Ireland doesn't want brass plate operations as a result of Brexit - Noonan
Ireland doesn't want brass plate operations coming here as a result of Brexit, Finance Minister Michael Noonan has said.
The minister said there has been interest in Ireland, but that the Government only wants investment that will bring jobs.
Ireland has been tipped as a contender to attract tens of thousands of banking jobs here displaced from London as a result of Britain's vote to leave the EU.
"We don't want brass plate operations that simply come here and screw a brass plate on to a door for tax advantages and don't have the strong economic activity here that creates jobs, we don't want that," Mr Noonan told reporters, on the margins of a Department of Finance tax conference in Dublin Castle.
"Ireland is in the business of attracting job creating investment to the country. We don't want brass plate operations so we would exclude those, then it's a matter for the Central Bank to decide what level of regulation is required for different financial services."
It comes as financial news wire Reuters reported the Central Bank had indicated to global investment banks they would face a tough time getting approval to shift operations here.
The Reuters report said Ireland was reluctant to absorb large-scale investment banking, which involves advising and financing large corporations, and is the most lucrative of all banking activities. It also said regulatory resources may be an issue.
"There are no restrictions, but obviously we don't have to take everything that comes," Mr Noonan said.
He said the message from the Central Bank is "exploratory and explanatory"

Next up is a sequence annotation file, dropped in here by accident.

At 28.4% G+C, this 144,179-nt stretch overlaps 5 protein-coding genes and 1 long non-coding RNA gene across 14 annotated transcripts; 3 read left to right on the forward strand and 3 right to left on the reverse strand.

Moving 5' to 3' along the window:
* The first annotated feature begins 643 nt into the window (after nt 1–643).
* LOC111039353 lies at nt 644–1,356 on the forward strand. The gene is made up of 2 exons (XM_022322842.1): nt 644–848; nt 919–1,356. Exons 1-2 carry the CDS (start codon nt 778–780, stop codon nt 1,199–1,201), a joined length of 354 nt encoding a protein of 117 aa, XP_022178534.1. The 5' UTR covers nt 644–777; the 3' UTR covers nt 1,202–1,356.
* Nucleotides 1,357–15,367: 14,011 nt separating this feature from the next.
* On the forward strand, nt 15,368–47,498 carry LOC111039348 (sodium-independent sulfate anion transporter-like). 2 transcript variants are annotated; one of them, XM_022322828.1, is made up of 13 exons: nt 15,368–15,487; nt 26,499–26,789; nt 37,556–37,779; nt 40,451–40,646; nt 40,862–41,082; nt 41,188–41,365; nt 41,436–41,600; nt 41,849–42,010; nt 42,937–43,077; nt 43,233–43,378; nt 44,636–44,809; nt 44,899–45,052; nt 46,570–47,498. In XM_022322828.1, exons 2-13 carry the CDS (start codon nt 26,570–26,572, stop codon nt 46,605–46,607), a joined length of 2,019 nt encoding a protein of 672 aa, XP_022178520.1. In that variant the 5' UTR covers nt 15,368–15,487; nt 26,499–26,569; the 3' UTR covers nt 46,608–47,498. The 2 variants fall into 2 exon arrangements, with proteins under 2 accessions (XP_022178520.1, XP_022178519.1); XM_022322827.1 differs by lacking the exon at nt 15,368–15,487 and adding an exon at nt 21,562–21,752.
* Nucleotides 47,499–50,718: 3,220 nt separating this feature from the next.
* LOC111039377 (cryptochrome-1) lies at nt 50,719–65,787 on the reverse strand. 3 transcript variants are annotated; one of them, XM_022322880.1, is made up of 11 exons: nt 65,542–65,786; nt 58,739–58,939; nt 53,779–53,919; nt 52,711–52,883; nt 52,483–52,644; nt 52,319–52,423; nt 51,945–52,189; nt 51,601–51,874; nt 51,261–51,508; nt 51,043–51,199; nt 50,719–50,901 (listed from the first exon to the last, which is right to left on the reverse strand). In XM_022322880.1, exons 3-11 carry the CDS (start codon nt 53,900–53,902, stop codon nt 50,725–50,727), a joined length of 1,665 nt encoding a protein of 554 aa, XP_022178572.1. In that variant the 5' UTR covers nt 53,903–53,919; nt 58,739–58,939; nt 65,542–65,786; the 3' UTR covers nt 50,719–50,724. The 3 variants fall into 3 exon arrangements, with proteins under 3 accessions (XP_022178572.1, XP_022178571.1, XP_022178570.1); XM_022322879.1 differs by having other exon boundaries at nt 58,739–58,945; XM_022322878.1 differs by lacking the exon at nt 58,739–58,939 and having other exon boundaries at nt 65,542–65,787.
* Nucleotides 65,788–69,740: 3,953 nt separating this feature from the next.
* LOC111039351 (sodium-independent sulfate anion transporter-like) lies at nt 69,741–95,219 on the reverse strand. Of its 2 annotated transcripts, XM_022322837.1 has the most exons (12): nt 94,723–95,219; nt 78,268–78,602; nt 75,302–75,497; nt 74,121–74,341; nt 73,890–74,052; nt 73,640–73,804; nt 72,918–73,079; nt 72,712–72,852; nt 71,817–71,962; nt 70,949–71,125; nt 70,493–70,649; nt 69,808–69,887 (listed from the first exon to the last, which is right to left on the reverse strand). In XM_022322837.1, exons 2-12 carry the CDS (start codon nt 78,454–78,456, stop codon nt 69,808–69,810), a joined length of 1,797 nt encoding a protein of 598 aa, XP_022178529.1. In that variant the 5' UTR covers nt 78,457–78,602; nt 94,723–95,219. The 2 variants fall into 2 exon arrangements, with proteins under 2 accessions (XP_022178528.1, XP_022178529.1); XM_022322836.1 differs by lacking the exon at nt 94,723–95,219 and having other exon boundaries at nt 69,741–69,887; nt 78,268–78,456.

"People come with queries and the Central Bank says this is how we do it here and this is the regime," Mr Noonan said.
"There is a lot of interest. I wouldn't be anxious about any aspect of what we're hearing."
Mr Noonan said there was no question of not having regulatory capacity, as the Central Bank can access regulators from any European country to come to Ireland.
"The bank has been recruiting anyway, so I don't think they'll have to avail of that option," the minister said.
Mr Noonan also said he didn't see a huge impact on Ireland from plans in the US for tax reform.
President Elect Donald Trump said on the campaign trail that he would slash the US corporate tax rate to 15pc.
Mr Noonan, who has recently returned from a trip to The United States, said he met Treasury Secretary Jack Lew.
"I would think that there is tax reform coming and it will involve both lower rates and some arrangement for the repatriation of profits overseas," Mr Noonan said.
But he said he has no insight into the incoming administration's proposals.
"Either way I don't see a huge impact in Ireland. We've been expecting tax reform in the United States for a long time. The US multinationals that I met in California will continue to invest on a world wide basis and if they're trading into the European community, they going to trade from within the community, they're not going to have some kind of base in the United States and export from there," the minister said.